The Centers for Disease Control and Prevention are facing another legal challenge of the federal agency’s nationwide eviction moratorium, this time from the Florida Association of Realtors, which claims the CDC lacks the authority to be “the nation’s landlord-in-chief.”
The CDC is already battling Realtor associations representing agents in Alabama and Georgia in court, after they filed suit in November to overturn the moratorium.
On May 5, the U.S. District Court for the District of Columbia struck down the eviction moratorium, saying it exceeded the CDC’s statutory authority. The Department of Justice appealed the decision, and on May 14 was granted an emergency stay of the order repealing the eviction moratorium, pending the appeal.
Lawyers representing the Alabama Association of Realtors have filed a motion to vacate the stay and repeal the eviction moratorium, which is scheduled to expire on June 30. In a May 18 bulletin, the National Association of Realtors said it expects a decision on the motion to vacate the stay by the end of the month.
A spokesperson for Florida Realtors declined to comment on why the group is filing another suit against the CDC, when the suit by Alabama and Georgia Realtors is still pending. The spokesperson did provide a written statement from Florida Realtors CEO Margy Grant.
“For more than a year we have endured the COVID-19 pandemic and heard from struggling property owners, many who have gone without any assistance or rent relief under the eviction moratorium,” Grant said in the statement. “In many cases, leases have expired and units cannot be re-rented. Private property rights must be restored.”
The lawsuit, filed Monday by Florida Realtors and R.W. Caldwell Inc., a Gulfport-based realty and property management firm, notes that Florida has approximately 2.7 million rental units, with average monthly rents of $1,200.
“Landlords precluded from evicting tenants who breach their leases by nonpayment thus face thousands of dollars in damages in connection with just a single rental unit,” the May 17 complaint states. “Those damages multiply as a landlord’s number of affected units increases, and the overall losses from the eviction moratorium experienced by Florida’s landlords may easily reach and exceed tens of millions of dollars.”
The lawsuit claims that while the eviction moratorium is “ostensibly predicated on preventing the interstate spread of disease where state measures have failed to do so,” the CDC “has failed to identify any evidence to support its assertion that prohibiting landlords from repossessing rental properties when tenants do not pay their rent stops the interstate spread of Covid-19 or is necessary due to the failings of state or local measures.”
In a March 29 statement accompanying an order extending the eviction moratorium through June 30, CDC Director Dr. Rochelle Walensky said “Keeping people in their homes and out of crowded or congregate settings — like homeless shelters — by preventing evictions is a key step in helping to stop the spread of COVID-19.”
A number of states have also enacted bans on evictions and foreclosures, although many have expired.
Although Congress has appropriated $46 billion for an Emergency Rental Assistance (ERA) program to help landlords, some landlords have declined the assistance, citing excessive red tape, while others who applied for the funds waited for months to receive them.
The National Association of Realtors often helps state associations pay for legal battles that are of significance to its members as a whole. On September 14, NAR’s Legal Action Committee voted to provide $100,000 in funding to support the lawsuit that the Alabama and Georgia Realtor associations were expected to file at that time.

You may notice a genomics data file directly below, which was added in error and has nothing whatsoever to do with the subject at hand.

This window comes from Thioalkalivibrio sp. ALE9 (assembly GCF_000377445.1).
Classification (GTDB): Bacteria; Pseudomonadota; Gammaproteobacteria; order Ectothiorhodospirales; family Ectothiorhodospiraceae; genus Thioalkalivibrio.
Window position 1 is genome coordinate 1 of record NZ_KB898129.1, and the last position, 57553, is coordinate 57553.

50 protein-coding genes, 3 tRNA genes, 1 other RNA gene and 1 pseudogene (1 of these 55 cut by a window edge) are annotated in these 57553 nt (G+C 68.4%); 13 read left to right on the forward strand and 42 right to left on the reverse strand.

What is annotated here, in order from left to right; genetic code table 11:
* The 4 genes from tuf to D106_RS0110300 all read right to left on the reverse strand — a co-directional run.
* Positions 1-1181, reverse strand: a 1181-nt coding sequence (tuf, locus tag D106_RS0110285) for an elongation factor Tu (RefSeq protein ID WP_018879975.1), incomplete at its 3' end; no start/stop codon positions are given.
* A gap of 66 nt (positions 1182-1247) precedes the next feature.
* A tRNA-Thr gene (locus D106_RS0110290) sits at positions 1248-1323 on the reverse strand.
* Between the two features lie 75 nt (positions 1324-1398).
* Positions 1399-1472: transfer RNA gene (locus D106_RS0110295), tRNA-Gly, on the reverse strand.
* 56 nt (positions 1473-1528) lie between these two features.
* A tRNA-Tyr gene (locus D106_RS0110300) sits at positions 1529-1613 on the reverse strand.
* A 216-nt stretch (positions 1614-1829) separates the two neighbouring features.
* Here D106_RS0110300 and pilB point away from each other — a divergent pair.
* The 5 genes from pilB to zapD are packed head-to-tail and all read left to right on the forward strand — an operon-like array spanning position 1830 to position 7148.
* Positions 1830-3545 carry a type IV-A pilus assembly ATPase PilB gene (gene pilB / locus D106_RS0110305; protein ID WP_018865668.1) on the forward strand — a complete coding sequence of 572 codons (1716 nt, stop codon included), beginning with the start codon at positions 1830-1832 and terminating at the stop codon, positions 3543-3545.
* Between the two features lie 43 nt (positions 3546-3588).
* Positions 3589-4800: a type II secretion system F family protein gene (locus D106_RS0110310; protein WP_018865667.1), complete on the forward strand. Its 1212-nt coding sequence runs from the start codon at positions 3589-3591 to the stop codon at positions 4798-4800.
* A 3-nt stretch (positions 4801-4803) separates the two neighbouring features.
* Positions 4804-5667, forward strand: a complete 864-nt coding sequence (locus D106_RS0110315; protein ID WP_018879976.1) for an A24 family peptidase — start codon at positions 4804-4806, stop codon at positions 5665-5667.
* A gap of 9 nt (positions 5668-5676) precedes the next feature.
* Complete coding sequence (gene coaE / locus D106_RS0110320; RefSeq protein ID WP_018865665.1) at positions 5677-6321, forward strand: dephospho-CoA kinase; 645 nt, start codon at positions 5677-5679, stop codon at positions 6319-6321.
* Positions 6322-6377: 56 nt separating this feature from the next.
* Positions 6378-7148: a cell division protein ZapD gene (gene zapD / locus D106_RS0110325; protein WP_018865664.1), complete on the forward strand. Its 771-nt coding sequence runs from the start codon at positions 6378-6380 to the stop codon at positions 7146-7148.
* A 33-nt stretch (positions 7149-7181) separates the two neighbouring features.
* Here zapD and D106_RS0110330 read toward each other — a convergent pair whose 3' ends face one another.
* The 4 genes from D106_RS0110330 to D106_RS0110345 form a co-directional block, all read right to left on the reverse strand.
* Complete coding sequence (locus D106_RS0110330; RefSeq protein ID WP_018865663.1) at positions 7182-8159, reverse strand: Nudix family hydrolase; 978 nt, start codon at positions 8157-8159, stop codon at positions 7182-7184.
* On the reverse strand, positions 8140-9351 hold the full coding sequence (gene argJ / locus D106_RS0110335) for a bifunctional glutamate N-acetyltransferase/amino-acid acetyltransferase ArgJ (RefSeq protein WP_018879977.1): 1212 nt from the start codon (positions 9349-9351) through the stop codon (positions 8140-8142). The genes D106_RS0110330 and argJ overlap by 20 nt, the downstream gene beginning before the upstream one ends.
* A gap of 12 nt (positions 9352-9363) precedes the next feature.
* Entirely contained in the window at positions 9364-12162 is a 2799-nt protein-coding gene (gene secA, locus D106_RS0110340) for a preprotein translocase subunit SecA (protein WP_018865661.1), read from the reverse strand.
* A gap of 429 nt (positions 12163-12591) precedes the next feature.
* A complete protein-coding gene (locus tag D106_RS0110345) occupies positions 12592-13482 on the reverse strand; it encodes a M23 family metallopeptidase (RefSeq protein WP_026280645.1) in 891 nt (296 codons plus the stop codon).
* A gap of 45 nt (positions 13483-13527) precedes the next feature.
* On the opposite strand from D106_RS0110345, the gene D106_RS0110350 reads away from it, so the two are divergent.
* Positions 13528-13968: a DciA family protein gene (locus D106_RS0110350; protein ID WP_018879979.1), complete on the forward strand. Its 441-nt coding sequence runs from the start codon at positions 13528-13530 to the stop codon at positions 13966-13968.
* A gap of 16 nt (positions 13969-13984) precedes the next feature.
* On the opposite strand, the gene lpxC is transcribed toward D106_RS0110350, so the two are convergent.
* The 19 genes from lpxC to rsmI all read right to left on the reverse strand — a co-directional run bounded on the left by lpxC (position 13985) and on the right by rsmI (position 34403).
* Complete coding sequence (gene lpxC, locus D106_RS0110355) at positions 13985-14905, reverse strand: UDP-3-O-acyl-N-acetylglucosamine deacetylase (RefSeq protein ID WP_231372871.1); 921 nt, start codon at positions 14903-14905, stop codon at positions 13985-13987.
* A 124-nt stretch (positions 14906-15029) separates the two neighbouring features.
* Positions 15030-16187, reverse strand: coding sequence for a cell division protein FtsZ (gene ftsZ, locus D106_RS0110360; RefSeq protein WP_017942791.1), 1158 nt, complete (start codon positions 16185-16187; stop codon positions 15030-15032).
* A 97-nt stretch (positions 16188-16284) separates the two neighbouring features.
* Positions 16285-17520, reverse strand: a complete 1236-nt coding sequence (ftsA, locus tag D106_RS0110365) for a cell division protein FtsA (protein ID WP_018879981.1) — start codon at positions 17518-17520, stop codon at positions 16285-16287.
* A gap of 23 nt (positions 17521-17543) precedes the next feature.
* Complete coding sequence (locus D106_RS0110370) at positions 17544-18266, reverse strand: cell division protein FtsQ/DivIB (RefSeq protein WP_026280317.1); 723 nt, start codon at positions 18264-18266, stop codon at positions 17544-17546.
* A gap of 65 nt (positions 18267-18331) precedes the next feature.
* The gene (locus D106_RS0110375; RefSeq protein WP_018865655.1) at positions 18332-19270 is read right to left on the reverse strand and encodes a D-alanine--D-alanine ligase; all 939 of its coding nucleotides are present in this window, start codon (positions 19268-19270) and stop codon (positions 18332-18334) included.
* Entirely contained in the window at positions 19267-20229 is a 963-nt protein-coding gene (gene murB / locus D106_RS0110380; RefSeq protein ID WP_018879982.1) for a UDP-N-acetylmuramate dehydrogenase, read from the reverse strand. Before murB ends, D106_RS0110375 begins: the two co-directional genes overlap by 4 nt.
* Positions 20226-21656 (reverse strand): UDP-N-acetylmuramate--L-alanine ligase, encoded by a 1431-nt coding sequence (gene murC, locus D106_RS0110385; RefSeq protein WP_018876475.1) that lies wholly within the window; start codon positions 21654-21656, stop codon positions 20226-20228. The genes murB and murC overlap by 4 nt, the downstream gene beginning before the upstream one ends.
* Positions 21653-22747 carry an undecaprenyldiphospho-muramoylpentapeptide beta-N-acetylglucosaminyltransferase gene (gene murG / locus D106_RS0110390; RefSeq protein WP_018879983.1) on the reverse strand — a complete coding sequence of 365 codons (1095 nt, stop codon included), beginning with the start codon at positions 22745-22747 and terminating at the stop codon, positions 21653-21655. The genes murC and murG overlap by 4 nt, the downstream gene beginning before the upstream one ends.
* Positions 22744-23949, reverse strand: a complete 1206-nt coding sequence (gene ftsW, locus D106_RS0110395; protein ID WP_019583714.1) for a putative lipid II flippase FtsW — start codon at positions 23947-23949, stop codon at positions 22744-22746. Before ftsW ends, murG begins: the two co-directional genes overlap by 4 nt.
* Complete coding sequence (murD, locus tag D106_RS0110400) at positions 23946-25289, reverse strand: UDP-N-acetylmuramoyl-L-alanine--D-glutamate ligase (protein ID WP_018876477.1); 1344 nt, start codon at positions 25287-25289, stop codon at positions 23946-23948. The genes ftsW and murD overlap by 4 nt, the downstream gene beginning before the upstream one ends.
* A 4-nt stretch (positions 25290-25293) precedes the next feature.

According to a written report provided to NAR’s board of directors in November, NAR was not to be named in the suit, but would “work with outside counsel to ensure the arguments reflect the broader membership interests at stake.” A NAR spokesperson declined to comment on whether the national trade group has provided additional funding to help the Alabama, Georgia and Florida associations pay their legal costs.
NAR provided the following written comments to Inman:
“According to the CDC’s own guidance, the public health situation is improving daily. The economy is also growing, the unemployment rate is falling, and with rental assistance for tenants secured, it is time to restore the housing sector to its healthy, former function. But we also need immediate and absolute clarity from our federal court system on property rights in America to avoid similar financial harm in the future.
“Nearly half of America’s rental housing is provided by mom-and-pop property owners who own four units or less. These providers will be hesitant to pour their sweat and savings into housing if a government entity without oversight can seize their only ability to generate income. Many have struggled for more than a year to pay their bills and maintain their properties as legally required. This future uncertainty will suppress the availability of affordable rental housing in America.”
When the eviction moratorium was extended in March, groups representing the rights of renters, including the National Low Income Housing Coalition, advocated for stronger prohibitions on evictions, saying landlords have exploited loopholes that have allowed them to continue evicting renters during the pandemic.
Realtors who have shared their thoughts with Inman have strong feelings on both sides of the issue.
Editor’s note: This story has been updated to include comments from the National Association of Realtors, and a report to NAR’s board of directors on a decision to provide $100,000 in funding in support a lawsuit by the Alabama and Georgia Realtor associations challenging the CDC’s eviction moratorium.